Azzam lead wide-open Volvo Ocean Race amid treacherous Leg 2 conditions
We had been warned. A day before the seven boats set out from Cape Town to work their way through 6,125 nautical miles to Abu Dhabi, the seven skippers were unanimous – a state that does not come readily in sailing.
This was going to be a wild, unpredictable, even treacherous second leg, vastly different to the more sedate obstacles of the first.
Bouwe Bekking has seen more Volvo Ocean Races (VORs) than most, a six-race veteran.
Asked about his expectations for the leg, the Team Brunel skipper acknowledged he was not really looking forward to it.
“On the one hand, it is actually quite a tough one,” the Dutchman said.
“Not a leg we’re really looking forward to because there are not a lot of certain battles involved in it.
“You can go very quickly from last to worst and vice versa.
“If you come last, bad luck; sixth, at least you say not last; fifth, you are probably OK; fourth, just out of the podium positions; third, fantastic; second is a bonus and first is lucky. That’s how I see this leg.”
Charlie Enright, the young skipper of Team Alvimedica, spoke of “heinous” sea states in some stretches of a leg nobody had traversed in full.
Forget the ocean, just getting out of Cape Town, with its moody wind patterns orchestrated by Table Mountain, was difficult enough.
So nearly two weeks into the leg, it has proved a crazy journey, as impossible to ignore as it is to predict. Race organisers send out a position report every three hours for the duration of a leg and they have painted a compelling picture.
The lead has changed 14 times, averaging roughly one lead change a day.
Six of the seven boats have led the race, including, briefly but momentously, the all-female crew of Team SCA.
Apart from a moment a few days ago, when Abu Dhabi Ocean Racing’s Azzam built up a 68 nautical miles lead, there has been little space between the leaders.
Until yesterday morning, an average calculation of what the distance between the front two boats has been during the leg came to only 5.25 nautical miles.
A degree in sailing is not needed to appreciate the competitive qualities of a race that, more than 3,000 nautical miles in, produces only that tiny gap between the leaders.
Over the past couple of days, the top three boats – Azzam, Team Brunel and the Chinese boat Dongfeng Race Team – have been separated by less than 10 nautical miles.
The front three broke away after about nine days of the entire fleet having sparred within a distance of 32 nautical miles from leader to last place.
It has been said before that, because of the one-design Volvo Ocean 65, this year’s race carries the explosiveness of a 100-metre sprint, except that it is stretched out over a marathon distance.
Even as Azzam held the thinnest lead as The National went to press, nobody can confidently say which will be the first vessel to arrive in Abu Dhabi this month. Dongfeng had reduced the lead of Azzam to 5.4 nautical miles, with Team Brunel also in tow close behind.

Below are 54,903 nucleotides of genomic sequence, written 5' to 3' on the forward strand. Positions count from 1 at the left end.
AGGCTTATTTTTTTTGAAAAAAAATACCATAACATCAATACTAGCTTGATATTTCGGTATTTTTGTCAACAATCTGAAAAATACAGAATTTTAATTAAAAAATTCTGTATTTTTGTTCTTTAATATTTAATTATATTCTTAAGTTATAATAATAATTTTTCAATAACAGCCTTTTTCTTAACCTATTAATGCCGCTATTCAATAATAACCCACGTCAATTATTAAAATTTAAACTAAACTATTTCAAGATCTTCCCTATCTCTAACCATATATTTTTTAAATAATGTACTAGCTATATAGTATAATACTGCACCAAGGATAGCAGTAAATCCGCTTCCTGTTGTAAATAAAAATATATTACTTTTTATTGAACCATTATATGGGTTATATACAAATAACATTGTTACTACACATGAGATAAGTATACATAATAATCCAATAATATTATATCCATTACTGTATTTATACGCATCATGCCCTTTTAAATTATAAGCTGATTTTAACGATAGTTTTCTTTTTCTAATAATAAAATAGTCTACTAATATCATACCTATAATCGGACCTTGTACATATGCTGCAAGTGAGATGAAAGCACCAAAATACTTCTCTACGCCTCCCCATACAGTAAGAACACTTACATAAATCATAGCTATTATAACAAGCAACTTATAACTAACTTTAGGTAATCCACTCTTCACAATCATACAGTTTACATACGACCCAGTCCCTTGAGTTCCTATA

The tropical cyclone was mostly avoided, but the Double Doldrums – and the strange, low winds they bring – still have to be negotiated.
The bungee effect, whereby a gain of 50 nautical miles across a stretch is just as likely to be followed by the loss of 100 in the next phase, is still in play for this leg.
It is the message Bekking had been drilling into his crew, that responding to the inevitable volatility of this leg is the key.
“Don’t be surprised if all of a sudden you lose 100 miles. The bungee effect will come into effect again, so just chin up and go and get them back. That will happen a few times,” Bekking said.
Though it is desperately disappointing for the boat, the crew and the race, the fate of Team Vestas Wind has in a way accentuated the drama of the leg, a reminder of the dangers inherent in what these men and women are doing.
Once they have moved on from the exhilaration of their safe rescue, there will be, observers have said, deep repercussions for Vestas.
First and most urgently, it will be asked how a crew of professional sailors with their expertise, nous and technology missed the reef they ran aground on?
The extent of the damage to the boat is also not known, and it is not outlandish to wonder whether Vestas can continue in the race.
The drama exposed the warned-for reality of this leg and race, a reality that cannot be manufactured and may be difficult to match.
Stranded Team Vestas Wind receive a lift
Chris Nicholson’s stranded Team Vestas Wind crew are finally on their way back to civilisation after two days sitting on a remote “sand pit” in the Indian Ocean.
The team dramatically grounded their boat after ploughing into a reef on Saturday at 19 knots and were forced to abandon it, before wading through knee-deep water to a dry position.
They were then picked up by a coast guard boat from Ile du Sud, a near-deserted islet with no communications with the outside world. The islet is serviced weekly by a fishing vessel, called Eliza, from Mauritius, which is about 430 kilometres away to the south-west.
Australian skipper Nicholson’s nine-strong team finally were on their way after boarding the Eliza on Tuesday. From there, they plan to fly to Abu Dhabi at the end of the week.
Neil Cox, the team’s shore crew chief, told volvooceanrace.com: “We’ve had nine guys sitting on a sand pit in the middle of the Indian Ocean. You’d think it’s a bad movie. You sit there and talk to the coast guard and they’re telling us about everything we’re dealing with on the technical side, then they’re asking me to warn the guys that the reef is riddled full of sharks and barracuda and God knows what.”
The team arrive in Mauritius today with just the clothes they have on their backs, Cox said.
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Published: December 3, 2014 04:00 AM